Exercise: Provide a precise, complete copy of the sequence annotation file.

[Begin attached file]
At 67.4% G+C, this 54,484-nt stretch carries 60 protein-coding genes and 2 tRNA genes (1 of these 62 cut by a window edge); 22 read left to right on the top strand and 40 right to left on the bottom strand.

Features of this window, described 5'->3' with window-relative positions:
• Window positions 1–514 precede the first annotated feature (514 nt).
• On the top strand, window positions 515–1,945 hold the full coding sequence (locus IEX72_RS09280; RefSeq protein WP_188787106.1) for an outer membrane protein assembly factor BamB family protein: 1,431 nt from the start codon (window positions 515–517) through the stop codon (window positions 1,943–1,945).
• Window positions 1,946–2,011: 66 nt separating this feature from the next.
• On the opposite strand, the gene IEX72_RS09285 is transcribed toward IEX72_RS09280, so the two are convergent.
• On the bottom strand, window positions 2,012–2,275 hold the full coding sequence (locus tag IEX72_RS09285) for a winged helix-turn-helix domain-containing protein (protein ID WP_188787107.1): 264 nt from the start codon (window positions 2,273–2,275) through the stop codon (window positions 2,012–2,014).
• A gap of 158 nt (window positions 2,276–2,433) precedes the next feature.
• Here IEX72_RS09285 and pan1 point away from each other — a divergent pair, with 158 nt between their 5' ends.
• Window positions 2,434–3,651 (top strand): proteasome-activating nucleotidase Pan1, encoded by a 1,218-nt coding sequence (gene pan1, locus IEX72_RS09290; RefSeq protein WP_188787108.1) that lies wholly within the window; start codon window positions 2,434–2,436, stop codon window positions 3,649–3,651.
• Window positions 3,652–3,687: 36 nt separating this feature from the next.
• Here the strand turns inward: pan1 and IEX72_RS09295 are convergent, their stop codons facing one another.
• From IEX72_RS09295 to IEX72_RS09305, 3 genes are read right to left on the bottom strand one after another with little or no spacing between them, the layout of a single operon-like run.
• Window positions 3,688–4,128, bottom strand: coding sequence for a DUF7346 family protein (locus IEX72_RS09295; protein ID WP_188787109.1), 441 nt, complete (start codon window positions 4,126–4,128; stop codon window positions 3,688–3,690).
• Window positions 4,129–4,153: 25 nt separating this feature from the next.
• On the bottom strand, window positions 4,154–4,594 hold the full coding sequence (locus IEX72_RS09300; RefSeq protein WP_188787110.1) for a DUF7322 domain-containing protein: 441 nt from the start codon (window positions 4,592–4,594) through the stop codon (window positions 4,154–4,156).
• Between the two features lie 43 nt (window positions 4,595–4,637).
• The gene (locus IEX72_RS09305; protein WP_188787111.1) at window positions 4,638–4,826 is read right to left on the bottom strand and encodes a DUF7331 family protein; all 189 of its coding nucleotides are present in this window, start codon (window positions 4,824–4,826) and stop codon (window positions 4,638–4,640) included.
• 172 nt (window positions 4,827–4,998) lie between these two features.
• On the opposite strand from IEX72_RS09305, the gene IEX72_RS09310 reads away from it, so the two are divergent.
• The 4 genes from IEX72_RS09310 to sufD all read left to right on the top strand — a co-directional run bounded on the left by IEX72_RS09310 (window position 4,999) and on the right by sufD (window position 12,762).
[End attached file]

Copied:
At 67.4% G+C, this 54,484-nt stretch carries 60 protein-coding genes and 2 tRNA genes (1 of these 62 cut by a window edge); 22 read left to right on the top strand and 40 right to left on the bottom strand.

Features of this window, described 5'->3' with window-relative positions:
• Window positions 1–514 precede the first annotated feature (514 nt).
• On the top strand, window positions 515–1,945 hold the full coding sequence (locus IEX72_RS09280; RefSeq protein WP_188787106.1) for an outer membrane protein assembly factor BamB family protein: 1,431 nt from the start codon (window positions 515–517) through the stop codon (window positions 1,943–1,945).
• Window positions 1,946–2,011: 66 nt separating this feature from the next.
• On the opposite strand, the gene IEX72_RS09285 is transcribed toward IEX72_RS09280, so the two are convergent.
• On the bottom strand, window positions 2,012–2,275 hold the full coding sequence (locus tag IEX72_RS09285) for a winged helix-turn-helix domain-containing protein (protein ID WP_188787107.1): 264 nt from the start codon (window positions 2,273–2,275) through the stop codon (window positions 2,012–2,014).
• A gap of 158 nt (window positions 2,276–2,433) precedes the next feature.
• Here IEX72_RS09285 and pan1 point away from each other — a divergent pair, with 158 nt between their 5' ends.
• Window positions 2,434–3,651 (top strand): proteasome-activating nucleotidase Pan1, encoded by a 1,218-nt coding sequence (gene pan1, locus IEX72_RS09290; RefSeq protein WP_188787108.1) that lies wholly within the window; start codon window positions 2,434–2,436, stop codon window positions 3,649–3,651.
• Window positions 3,652–3,687: 36 nt separating this feature from the next.
• Here the strand turns inward: pan1 and IEX72_RS09295 are convergent, their stop codons facing one another.
• From IEX72_RS09295 to IEX72_RS09305, 3 genes are read right to left on the bottom strand one after another with little or no spacing between them, the layout of a single operon-like run.
• Window positions 3,688–4,128, bottom strand: coding sequence for a DUF7346 family protein (locus IEX72_RS09295; protein ID WP_188787109.1), 441 nt, complete (start codon window positions 4,126–4,128; stop codon window positions 3,688–3,690).
• Window positions 4,129–4,153: 25 nt separating this feature from the next.
• On the bottom strand, window positions 4,154–4,594 hold the full coding sequence (locus IEX72_RS09300; RefSeq protein WP_188787110.1) for a DUF7322 domain-containing protein: 441 nt from the start codon (window positions 4,592–4,594) through the stop codon (window positions 4,154–4,156).
• Between the two features lie 43 nt (window positions 4,595–4,637).
• The gene (locus IEX72_RS09305; protein WP_188787111.1) at window positions 4,638–4,826 is read right to left on the bottom strand and encodes a DUF7331 family protein; all 189 of its coding nucleotides are present in this window, start codon (window positions 4,824–4,826) and stop codon (window positions 4,638–4,640) included.
• 172 nt (window positions 4,827–4,998) lie between these two features.
• On the opposite strand from IEX72_RS09305, the gene IEX72_RS09310 reads away from it, so the two are divergent.
• The 4 genes from IEX72_RS09310 to sufD all read left to right on the top strand — a co-directional run bounded on the left by IEX72_RS09310 (window position 4,999) and on the right by sufD (window position 12,762).